In the new programme for government, the Green Party ruled out the reintroduction of college fees – but this is in reality a thin cover for the absolutely rotten deal for students, workers and young people that the craven and power-hungry Greens have signed up to.
By voting to pass the Nama legislation, the Greens have effectively saddled young people with a debt of up to €54 billion – the costs of fees pale in comparison. Furthermore the majority of vicious education cuts already implemented at primary and secondary level remain intact.
It was widely reported in the media that USI (Union of Students of Ireland) officers assembled outside the Green special conference to lobby Green Party members to accept this deal – what a disgraceful position to take in light of the latter!
Despite the holding of the status quo, “free fees” itself is a myth. Students must pay a registration fee every year to attend a university or IT. Last year, this fee jumped from €900 to €1500, and further increases are expected this year.
Amazingly, this registration fee is higher than 75% countries who charge tuition fees: Germany charges €1000, Austria charges €726 and Luxembourg charges €200. Realistically, the situation is Ireland cannot be described as “free-fees”, rather “fee-paying” and or even “expensive fee-paying”.
There is also no provision in the new programme for government to stop registration fees being hiked up again in 2010. In effect, the registration fee has become a substitute for direct state investment – a reflection of the chronic under-funding of third level, even at the height of the Celtic Tiger. O’Keeffe’s thinking behind the introduction of full fees was to move towards a user-pays system, rather than one funded from central taxation, a move inherently linked to privatisation of education With the registration fee intact and set to rise further, this privatisation trend will continue.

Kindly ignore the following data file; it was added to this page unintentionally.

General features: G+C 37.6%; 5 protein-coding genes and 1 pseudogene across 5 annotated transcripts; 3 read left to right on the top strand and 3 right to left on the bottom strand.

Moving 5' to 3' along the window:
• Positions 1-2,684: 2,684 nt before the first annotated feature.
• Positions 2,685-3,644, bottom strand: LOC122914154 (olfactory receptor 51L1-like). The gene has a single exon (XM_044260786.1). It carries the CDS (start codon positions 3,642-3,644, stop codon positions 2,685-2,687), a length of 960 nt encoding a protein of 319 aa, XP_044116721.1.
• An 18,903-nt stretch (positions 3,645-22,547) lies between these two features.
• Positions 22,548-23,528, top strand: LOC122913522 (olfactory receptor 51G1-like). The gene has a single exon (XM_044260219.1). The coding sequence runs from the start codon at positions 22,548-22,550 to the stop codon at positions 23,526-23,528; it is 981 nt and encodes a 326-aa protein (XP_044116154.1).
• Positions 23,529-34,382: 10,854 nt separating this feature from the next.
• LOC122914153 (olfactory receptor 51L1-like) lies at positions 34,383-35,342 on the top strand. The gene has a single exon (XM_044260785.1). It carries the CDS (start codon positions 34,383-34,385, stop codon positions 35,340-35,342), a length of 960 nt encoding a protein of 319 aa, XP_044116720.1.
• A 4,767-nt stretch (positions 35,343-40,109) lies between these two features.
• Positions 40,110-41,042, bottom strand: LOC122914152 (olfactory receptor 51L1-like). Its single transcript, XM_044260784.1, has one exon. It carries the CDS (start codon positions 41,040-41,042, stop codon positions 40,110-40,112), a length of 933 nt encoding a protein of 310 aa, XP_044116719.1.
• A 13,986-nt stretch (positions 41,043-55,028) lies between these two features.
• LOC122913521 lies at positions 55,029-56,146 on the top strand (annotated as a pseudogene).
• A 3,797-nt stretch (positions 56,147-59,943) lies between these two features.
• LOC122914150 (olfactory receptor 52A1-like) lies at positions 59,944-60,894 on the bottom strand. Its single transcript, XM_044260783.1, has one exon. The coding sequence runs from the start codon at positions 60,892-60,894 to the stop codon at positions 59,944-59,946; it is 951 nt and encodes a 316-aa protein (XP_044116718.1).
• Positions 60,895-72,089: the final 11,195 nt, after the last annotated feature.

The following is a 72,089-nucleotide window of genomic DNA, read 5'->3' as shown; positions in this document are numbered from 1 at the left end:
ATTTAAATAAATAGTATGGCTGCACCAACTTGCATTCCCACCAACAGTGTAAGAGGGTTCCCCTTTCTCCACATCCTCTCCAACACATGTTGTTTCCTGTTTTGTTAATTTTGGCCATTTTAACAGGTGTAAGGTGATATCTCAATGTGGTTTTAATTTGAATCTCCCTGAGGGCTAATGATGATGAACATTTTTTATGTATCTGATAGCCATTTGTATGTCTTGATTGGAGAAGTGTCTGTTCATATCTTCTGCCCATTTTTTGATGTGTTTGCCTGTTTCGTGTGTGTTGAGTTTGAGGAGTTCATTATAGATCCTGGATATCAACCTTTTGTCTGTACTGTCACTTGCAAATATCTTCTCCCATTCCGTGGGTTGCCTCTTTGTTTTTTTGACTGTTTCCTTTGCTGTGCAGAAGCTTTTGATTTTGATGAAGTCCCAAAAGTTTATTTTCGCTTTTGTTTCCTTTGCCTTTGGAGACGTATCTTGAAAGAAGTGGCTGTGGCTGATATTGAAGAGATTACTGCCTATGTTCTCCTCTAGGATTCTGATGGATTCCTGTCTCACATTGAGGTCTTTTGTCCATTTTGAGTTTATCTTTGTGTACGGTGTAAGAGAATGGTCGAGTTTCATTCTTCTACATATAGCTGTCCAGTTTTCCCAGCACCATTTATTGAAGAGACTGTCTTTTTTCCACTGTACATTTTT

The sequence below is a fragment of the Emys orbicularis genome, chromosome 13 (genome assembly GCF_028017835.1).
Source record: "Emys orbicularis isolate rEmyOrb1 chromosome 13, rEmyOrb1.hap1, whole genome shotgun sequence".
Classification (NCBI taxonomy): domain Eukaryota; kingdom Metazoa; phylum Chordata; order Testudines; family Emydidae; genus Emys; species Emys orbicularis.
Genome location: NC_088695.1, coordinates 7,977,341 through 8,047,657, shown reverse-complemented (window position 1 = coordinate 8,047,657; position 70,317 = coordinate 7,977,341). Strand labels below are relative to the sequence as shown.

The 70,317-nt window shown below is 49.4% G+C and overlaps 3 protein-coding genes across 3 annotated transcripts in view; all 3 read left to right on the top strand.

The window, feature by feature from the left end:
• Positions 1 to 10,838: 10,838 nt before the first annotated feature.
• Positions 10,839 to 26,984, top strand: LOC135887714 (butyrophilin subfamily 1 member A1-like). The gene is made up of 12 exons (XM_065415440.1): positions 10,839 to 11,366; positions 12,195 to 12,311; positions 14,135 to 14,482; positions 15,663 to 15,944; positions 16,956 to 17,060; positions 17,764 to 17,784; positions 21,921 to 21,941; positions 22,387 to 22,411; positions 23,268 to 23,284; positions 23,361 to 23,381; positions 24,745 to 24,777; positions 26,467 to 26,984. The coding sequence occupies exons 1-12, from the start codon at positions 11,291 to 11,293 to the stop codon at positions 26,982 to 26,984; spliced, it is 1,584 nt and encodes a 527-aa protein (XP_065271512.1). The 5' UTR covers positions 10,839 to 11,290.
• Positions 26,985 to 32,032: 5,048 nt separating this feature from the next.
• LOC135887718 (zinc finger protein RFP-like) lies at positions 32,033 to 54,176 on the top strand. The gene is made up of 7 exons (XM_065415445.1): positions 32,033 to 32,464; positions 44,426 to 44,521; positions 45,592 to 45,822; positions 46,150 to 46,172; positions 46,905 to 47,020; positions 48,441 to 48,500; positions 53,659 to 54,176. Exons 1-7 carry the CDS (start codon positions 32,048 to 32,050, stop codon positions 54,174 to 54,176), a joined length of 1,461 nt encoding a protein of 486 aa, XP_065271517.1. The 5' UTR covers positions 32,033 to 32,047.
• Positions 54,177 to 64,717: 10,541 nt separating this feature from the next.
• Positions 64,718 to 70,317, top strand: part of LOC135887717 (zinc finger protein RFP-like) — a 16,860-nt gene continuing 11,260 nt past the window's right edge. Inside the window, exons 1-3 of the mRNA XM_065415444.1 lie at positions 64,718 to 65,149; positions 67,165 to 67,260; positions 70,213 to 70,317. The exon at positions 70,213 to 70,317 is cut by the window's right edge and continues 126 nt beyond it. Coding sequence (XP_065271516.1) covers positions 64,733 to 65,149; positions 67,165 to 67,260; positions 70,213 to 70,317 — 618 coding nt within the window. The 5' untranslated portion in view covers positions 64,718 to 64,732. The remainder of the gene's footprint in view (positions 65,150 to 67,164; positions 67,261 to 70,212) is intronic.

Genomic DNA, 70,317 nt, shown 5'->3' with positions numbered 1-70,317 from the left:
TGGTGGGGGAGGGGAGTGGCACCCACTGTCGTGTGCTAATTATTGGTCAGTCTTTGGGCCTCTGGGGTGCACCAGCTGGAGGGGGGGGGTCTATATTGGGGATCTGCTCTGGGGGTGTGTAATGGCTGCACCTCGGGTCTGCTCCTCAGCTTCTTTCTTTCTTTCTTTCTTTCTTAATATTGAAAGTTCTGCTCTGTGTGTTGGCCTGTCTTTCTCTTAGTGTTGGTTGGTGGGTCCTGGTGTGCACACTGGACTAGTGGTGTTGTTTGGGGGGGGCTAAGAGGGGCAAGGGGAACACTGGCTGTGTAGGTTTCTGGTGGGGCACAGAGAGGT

On top of this, the third level sector is to be hit with a wave of cutbacks. Already, colleges have taken a 10% budget cut, a 3% staff cut and are subject to the public sector recruitment ban. An Bord Snip Nua proposed a further €270m of “savings” and estimates that staff numbers across the sector could be reduced by 2,000 in the medium term!
This will have a devastating effect on students, lecturers and administrative staff alike. Lecturers have taken hit of the pension levy and will be expected to teach more hours. The academic standard of the colleges will also be affected with increased class sizes and with programmes and services also facing the axe.
These cuts are only the beginning of an onslaught to pay for crisis in the economy. The stance taken by the Green Party is no victory for the fight for a genuinely free, quality, publicly funded education system, rather it is a massive step back. Students still need to get active against cuts, reg. fee hikes, and to get organised to develop genuine fighting and democratic students’ unions. Although full fees are off the agenda for the duration of this government, the threat will be back again particularly given that Fine Gael, Fianna Fail and the majority of university and IT heads around the country are all ideologically wedded to full fees and privatisation of education.